Exclusive Interview with
Jessica Marie Baumgartner
When did you start writing?
I began professionally writing 11 years ago back in 2011.
What makes writing your passion?
Being able to connect to people on a personal level.
How long have you been writing?
I've been writing since I could hold a pen. It's been a lifelong love.
What was the feeling when you published your first book?
A whirlwind of hope. I wanted to help people and ensure that my work spoke for itself.
What’s the story behind your choice of characters?
Nonfiction is a funny world. Even though the story has already happened, a writer still has to shape a proper timeline in an accurate manner that still keeps readers' interests.
For me, I guess the best inspiration to do that are stories of real-life people overcoming serious obstacles.
What annoys you the most in pursuing a writing career?
The lack of marketing support in the industry. Even larger publishers expect authors to be public figures nowadays. If I wanted to be a celebrity, I would have gotten into acting.
How do you get over the “writer’s block”?
I've never had it so I guess we'll never know.
We all know the writer’s path is never easy, what makes you keep going? What advice would you give to new authors?
My husband and children won't let me give up even when I try. It's a tough job full of uncertainty, but I'm a full time writer and it's all I'm really good at.
I'd like to tell all new authors that publishing is hell, but you have to go through hell to find heaven. Don't just keep at it, keep learning, and look out for the vampires.
If you could go back in time and talk to your younger self, what would you say?
USE A PEN NAME!
I had no idea that I would get divorced when I started writing. I wrote so much under my former married name that it has become my unchosen pen name, and I can't shake it.
Do you read your book reviews? How do you deal with the bad ones?
Always. I can't not read my book reviews. As a serious author who wishes to improve her craft I have to take the criticisms with the praise. There is always room for improvement and listening to my audience is more important to me than any other aspect of my career.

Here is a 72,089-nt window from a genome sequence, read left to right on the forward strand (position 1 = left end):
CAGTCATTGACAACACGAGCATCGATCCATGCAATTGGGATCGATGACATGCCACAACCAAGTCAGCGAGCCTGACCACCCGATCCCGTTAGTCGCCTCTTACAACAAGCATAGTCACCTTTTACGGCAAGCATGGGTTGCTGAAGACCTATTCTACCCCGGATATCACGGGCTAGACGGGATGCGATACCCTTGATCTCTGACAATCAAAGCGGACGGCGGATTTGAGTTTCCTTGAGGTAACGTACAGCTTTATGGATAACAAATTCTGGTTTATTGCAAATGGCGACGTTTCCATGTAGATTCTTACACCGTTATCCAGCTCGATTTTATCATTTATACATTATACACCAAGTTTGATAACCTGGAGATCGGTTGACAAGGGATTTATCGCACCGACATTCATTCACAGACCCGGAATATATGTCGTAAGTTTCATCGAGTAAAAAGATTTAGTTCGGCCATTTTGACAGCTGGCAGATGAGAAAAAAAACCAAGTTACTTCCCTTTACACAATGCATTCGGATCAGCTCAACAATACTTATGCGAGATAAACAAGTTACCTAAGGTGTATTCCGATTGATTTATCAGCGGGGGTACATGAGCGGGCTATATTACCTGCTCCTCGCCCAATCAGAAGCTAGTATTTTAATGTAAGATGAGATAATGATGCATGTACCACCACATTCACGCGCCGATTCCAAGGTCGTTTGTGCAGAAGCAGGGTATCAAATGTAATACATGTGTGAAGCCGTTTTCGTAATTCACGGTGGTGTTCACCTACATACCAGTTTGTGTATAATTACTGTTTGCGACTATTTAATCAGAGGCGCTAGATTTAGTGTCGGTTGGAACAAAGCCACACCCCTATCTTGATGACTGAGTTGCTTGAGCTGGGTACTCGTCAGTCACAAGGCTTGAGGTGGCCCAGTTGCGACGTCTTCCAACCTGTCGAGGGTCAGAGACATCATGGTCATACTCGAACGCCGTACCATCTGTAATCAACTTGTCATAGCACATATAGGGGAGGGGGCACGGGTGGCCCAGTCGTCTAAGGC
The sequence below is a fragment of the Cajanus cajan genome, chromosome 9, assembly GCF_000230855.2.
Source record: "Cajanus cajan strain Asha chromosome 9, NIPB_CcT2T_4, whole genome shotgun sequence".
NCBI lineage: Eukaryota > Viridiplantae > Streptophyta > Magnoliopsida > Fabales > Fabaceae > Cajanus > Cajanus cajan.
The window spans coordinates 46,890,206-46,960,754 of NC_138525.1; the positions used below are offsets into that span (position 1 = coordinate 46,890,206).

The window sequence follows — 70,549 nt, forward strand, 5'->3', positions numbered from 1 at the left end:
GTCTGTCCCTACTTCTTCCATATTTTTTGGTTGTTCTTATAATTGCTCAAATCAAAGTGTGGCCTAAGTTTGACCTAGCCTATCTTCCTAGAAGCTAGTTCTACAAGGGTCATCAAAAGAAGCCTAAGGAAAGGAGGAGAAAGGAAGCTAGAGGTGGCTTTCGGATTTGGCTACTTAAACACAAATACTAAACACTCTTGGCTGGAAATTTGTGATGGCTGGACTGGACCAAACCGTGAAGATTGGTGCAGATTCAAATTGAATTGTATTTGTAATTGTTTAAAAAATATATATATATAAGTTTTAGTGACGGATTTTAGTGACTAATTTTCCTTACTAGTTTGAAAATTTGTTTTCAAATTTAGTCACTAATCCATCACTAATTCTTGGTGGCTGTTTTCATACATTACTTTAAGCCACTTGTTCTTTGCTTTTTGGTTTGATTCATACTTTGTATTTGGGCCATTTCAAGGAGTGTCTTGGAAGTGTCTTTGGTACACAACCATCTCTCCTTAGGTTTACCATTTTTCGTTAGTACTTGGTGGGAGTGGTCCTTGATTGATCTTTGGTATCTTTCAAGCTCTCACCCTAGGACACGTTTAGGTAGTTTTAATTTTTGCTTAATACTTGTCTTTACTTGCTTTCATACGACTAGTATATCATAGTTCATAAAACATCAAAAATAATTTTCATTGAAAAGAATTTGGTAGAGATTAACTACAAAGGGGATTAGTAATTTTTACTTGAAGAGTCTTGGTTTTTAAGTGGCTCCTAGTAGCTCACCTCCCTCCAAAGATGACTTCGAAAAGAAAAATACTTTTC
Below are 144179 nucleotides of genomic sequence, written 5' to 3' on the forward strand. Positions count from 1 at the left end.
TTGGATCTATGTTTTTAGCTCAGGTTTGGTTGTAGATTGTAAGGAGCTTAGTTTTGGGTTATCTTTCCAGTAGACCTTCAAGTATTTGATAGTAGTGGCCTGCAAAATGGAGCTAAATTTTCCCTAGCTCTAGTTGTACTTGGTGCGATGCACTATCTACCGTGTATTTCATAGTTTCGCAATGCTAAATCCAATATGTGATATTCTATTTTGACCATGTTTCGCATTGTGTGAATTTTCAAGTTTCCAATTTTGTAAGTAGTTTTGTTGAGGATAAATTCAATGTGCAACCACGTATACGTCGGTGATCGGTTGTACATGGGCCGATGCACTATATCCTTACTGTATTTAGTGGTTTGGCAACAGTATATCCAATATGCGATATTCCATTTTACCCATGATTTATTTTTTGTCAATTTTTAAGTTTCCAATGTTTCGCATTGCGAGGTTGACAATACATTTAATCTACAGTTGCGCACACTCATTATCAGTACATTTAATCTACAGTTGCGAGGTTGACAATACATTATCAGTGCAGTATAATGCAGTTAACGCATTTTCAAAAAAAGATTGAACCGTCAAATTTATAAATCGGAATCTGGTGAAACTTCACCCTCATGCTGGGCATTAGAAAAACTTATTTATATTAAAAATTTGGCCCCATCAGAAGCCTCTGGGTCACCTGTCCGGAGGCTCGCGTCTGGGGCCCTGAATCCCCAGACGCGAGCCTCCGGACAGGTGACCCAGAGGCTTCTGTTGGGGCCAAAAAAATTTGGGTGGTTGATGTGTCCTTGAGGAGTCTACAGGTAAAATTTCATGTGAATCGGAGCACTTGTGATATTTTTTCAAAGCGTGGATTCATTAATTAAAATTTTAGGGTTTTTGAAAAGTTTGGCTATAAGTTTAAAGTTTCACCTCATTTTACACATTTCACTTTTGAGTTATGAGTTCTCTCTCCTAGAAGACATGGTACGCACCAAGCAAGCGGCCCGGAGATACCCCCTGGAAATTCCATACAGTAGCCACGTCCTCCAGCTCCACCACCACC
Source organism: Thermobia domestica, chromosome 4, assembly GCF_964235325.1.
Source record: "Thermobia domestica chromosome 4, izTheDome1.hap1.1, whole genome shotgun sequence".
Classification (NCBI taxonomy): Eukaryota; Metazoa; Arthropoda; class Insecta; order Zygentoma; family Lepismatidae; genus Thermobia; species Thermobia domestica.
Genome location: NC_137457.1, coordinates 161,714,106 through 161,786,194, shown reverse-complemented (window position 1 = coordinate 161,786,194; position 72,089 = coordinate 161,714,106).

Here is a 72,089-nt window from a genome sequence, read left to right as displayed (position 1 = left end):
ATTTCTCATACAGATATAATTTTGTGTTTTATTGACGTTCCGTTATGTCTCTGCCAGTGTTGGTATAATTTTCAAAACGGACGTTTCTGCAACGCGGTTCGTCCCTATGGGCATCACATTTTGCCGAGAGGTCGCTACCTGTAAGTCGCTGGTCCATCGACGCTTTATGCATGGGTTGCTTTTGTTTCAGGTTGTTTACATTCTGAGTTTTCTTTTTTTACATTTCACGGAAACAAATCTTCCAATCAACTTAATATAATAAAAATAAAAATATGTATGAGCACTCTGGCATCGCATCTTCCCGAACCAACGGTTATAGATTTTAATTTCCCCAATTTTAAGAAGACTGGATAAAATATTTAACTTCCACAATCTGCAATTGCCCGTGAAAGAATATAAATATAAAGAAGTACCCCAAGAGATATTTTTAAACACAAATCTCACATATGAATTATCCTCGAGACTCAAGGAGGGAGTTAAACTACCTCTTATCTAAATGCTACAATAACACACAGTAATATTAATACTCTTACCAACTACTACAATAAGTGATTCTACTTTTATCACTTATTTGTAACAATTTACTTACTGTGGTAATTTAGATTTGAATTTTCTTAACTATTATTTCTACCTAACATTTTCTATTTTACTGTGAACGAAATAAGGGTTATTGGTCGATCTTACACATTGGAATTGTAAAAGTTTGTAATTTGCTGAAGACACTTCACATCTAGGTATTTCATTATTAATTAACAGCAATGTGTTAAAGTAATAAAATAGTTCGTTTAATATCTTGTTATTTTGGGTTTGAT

What is the feeling when you get a good review?
Compete joy sprinkled with a hint of vindication.
Have you ever incorporated something that happened to you in real life into your novels?
Being that I write mostly nonfiction, yes! But even my fiction ends up with some flavors of real-life. As the say, "write what you know."
Which of your characters you can compare yourself with? Did you base that character on you?
In my story Vocal Roots, which was published in All Things Strange & Weird, I drew from my experiences as a singer and my fear of losing my hearing.
What do you think, the book cover is as important as the story?
Of course. Sure, we can say, "Don't judge a book by its cover," but visual representations say a lot. Poorly formatted book covers indicate that the writing and editing will be less professional, just as covers that are properly designed and draw the eye are more likely to hold better material. This is not always true, but having worked with some small indie publishers all the way up to the big ones there is definitely a difference in cover quality and it often correlates to content.
Do you connect with your readers? Do you mind having a chat with them or you prefer to express yourself through your writing?
I love responding to readers. I do not support big tech or platforms that censor political views based on bias so I'm on the smaller sites like Tumblr and Minds.com, and I run my own website.
How do you feel when people appreciate your work or recognize you in public?
It's a little overwhelming. Kind of embarrassing. I've had teenage readers come to my book signings and gush over me and it was hard to convince them that I'm just a person who does a job like anyone else.
Who is your favorite author? Why?
Living: Richard Smyth. He is brilliant, doesn't preach but gets his point across and has a good sense of humor.
Dead: That's tougher. Probably Sybil Leek, because her works was so conversational. Instead of reading her books I always feel as if she's just sitting down talking to me. Joy Adamson is a close second though. The Born Free series ruled my childhood.
What’s the dream? Whom would you like to be as big as?
The dream is to keep supporting myself off of my writing and someday finally have a #1 worldwide bestseller of my own. My work has been featured in bestselling anthologies, but none of my single titles have hit that #1 slot yet. #YET
Would you rewrite any of your books? Why?
YES! The Embracing Entropy Series was such a fun project and I loved it so dearly. I already re-wrote the 1st book of it, "By the Stars," and had it re-printed in bards & Sages' Best Indie Speculative Fiction of 2019.